While energy was the worst performing sector of the week, it could have a lot further to fall. On a rolling 12M basis energy has outperformed the SPX nearly 70%, good for a 4SD move looking back, as far as there is sector data.
First chart shows Aramco vs oil. Aramco knows their oil. Second chart shows XLE vs oil. Last time both of these oil play(er)s were here oil was substantially lower. Let’s see how this gap develops from here.
Bernstein on how long (maybe a whole decade…!) this cycle can continue…Bernstein: “While returns over the past 5 years were well below the cost of capital and arguably the lowest since the 1980s and 1930s, we expect return on capital to reach 20% this year, the highest level since 2008. But returns of 20% are still below the 30% reached at the peak of the last cycle in 2005-07, which implies that by historic standards, we are not yet at peak cycle margins. While a recession is a risk next year, markets are already partially reflecting this, with oil stocks pricing in close to US$70/bbl than US$120/bbl. This is not to say that they will not fall from current levels if we do have a recession. They will, but so will all stocks. If we do see a material pull back from current levels as a result of a recession, we believe that given the structural forces at play, oil stocks can still generate good returns and would view such a pull back as an excellent entry point”
Second largest $ shorting week ever on Goldman Sachs’ record (only behind week ending 6/12/08) as managers increased micro and macro hedges amid the sharp market drawdown. Of note, of the largest shorting weeks ever, 3 of them occurred in 2008 BUT early in the crash (May, June and June). So not a “bottom” or “capitulation” sign in itself (Goldman)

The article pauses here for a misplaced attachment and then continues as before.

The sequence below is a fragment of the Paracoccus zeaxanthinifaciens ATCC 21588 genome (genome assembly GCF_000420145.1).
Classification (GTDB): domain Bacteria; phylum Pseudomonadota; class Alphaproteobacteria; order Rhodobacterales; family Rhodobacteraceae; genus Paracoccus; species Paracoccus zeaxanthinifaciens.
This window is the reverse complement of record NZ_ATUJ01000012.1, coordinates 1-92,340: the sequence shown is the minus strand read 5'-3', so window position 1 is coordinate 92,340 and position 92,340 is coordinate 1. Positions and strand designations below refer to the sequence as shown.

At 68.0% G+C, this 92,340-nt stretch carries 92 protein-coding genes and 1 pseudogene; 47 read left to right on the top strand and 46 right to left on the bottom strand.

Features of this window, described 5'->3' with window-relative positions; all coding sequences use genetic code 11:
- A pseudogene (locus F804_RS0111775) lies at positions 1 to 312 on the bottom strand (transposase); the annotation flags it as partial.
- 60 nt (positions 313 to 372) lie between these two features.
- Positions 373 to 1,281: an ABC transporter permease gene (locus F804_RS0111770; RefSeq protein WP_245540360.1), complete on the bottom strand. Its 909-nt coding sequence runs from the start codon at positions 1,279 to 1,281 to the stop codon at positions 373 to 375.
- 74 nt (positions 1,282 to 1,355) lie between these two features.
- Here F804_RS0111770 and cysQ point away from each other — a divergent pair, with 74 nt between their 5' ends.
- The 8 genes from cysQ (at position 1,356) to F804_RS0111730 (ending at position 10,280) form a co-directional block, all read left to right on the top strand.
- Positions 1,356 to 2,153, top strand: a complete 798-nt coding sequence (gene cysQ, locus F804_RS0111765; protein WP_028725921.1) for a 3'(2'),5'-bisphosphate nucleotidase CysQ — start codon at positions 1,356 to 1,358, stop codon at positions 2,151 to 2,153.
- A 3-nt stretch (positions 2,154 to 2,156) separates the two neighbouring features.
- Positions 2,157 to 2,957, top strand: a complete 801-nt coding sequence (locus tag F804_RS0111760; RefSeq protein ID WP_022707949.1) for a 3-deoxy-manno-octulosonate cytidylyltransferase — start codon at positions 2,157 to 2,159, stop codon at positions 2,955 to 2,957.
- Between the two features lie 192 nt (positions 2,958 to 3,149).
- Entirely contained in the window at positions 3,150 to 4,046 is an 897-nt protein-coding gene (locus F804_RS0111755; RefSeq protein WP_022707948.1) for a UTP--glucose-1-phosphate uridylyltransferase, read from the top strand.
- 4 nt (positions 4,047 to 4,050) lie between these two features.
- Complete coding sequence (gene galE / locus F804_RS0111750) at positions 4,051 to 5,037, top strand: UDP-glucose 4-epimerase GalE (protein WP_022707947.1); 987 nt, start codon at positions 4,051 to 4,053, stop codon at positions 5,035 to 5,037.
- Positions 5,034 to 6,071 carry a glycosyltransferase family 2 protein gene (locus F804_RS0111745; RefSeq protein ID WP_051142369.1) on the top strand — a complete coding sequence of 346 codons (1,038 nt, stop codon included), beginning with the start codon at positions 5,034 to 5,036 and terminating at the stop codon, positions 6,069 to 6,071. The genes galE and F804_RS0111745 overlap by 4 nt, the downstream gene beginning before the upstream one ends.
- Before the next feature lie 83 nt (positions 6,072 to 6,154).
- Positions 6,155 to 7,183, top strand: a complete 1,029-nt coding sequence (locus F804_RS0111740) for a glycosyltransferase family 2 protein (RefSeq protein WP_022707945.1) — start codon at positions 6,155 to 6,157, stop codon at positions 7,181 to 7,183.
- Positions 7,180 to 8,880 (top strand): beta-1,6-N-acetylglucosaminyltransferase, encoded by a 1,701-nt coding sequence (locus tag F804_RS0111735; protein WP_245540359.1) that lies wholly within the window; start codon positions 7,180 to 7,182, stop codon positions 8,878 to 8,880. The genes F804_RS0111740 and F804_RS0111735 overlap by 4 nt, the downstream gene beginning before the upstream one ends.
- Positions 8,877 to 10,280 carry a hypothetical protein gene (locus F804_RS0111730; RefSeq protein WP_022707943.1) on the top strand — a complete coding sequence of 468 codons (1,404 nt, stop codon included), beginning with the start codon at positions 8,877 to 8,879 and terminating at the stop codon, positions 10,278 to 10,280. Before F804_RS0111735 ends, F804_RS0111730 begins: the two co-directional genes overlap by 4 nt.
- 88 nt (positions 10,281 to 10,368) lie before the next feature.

Aggregate US equity futures positioning has collapsed lately. Second chart shows positioning vs the SPX ratio to its 200 day moving average. Things tend to bounce from here…
The DXY momentum has been very string, but lately we have seen an increase in volatility which is a potential “problem” for the dollar bulls. Watch for a possible double top in the DXY here. Second chart shows that being a dollar bull at the moment isn’t unique. Net specs, according to Bloomberg, are at 5 year highs. All bigger reversals lower have occurred with specs becoming very long..
The Citi economic surprise indicator spread between Europe and US is printing the highest level since last summer. Soggy euro is close to recent lows. Time for the euro to catch up?
TS Lombard sums up BOJ and the JPY situation:
Monetary policy tweaks would make sense but only offer some temporary relief for the yen: yield curve control has tied the currency tightly to the mast of US Treasury yields
Abenomics lives on: the authorities still welcome the boost to both profits and prices from orderly yen depreciation, leaving the fiscal channel to deal with the adverse impact on demand from imported inflation
Sustained yen declines keep the pressure on Beijing to weaken the CNY, fuelling further USD strength and reinforcing the squeeze on asset prices from the pincer movement between a hawkish Fed and slowing world growth
Rate hikes are yikes…at least for bitcoin bulls.
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